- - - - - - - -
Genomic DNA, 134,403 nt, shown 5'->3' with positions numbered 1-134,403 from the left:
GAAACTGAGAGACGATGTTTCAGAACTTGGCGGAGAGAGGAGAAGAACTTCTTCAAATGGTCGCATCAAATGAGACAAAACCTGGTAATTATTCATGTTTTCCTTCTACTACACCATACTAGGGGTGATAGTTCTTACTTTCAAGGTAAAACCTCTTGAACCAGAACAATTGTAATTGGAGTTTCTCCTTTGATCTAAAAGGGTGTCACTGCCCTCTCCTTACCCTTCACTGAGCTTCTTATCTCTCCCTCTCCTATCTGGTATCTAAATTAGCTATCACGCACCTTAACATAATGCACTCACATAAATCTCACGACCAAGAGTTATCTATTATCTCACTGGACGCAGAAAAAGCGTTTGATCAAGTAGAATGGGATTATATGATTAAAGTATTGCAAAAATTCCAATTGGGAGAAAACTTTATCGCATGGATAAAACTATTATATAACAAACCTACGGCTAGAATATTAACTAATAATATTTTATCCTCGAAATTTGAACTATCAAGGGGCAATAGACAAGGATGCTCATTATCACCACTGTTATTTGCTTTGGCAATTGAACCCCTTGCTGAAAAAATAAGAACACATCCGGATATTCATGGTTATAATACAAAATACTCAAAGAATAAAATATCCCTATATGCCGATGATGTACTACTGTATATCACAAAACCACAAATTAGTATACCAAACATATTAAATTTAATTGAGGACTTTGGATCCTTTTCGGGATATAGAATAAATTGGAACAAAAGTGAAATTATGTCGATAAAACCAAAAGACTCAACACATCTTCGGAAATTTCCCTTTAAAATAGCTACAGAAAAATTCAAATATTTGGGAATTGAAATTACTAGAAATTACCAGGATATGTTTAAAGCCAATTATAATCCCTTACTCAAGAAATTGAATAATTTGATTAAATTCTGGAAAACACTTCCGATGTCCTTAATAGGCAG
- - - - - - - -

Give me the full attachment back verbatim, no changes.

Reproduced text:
Genomic DNA, 134,403 nt, shown 5'->3' with positions numbered 1-134,403 from the left:
GAAACTGAGAGACGATGTTTCAGAACTTGGCGGAGAGAGGAGAAGAACTTCTTCAAATGGTCGCATCAAATGAGACAAAACCTGGTAATTATTCATGTTTTCCTTCTACTACACCATACTAGGGGTGATAGTTCTTACTTTCAAGGTAAAACCTCTTGAACCAGAACAATTGTAATTGGAGTTTCTCCTTTGATCTAAAAGGGTGTCACTGCCCTCTCCTTACCCTTCACTGAGCTTCTTATCTCTCCCTCTCCTATCTGGTATCTAAATTAGCTATCACGCACCTTAACATAATGCACTCACATAAATCTCACGACCAAGAGTTATCTATTATCTCACTGGACGCAGAAAAAGCGTTTGATCAAGTAGAATGGGATTATATGATTAAAGTATTGCAAAAATTCCAATTGGGAGAAAACTTTATCGCATGGATAAAACTATTATATAACAAACCTACGGCTAGAATATTAACTAATAATATTTTATCCTCGAAATTTGAACTATCAAGGGGCAATAGACAAGGATGCTCATTATCACCACTGTTATTTGCTTTGGCAATTGAACCCCTTGCTGAAAAAATAAGAACACATCCGGATATTCATGGTTATAATACAAAATACTCAAAGAATAAAATATCCCTATATGCCGATGATGTACTACTGTATATCACAAAACCACAAATTAGTATACCAAACATATTAAATTTAATTGAGGACTTTGGATCCTTTTCGGGATATAGAATAAATTGGAACAAAAGTGAAATTATGTCGATAAAACCAAAAGACTCAACACATCTTCGGAAATTTCCCTTTAAAATAGCTACAGAAAAATTCAAATATTTGGGAATTGAAATTACTAGAAATTACCAGGATATGTTTAAAGCCAATTATAATCCCTTACTCAAGAAATTGAATAATTTGATTAAATTCTGGAAAACACTTCCGATGTCCTTAATAGGCAG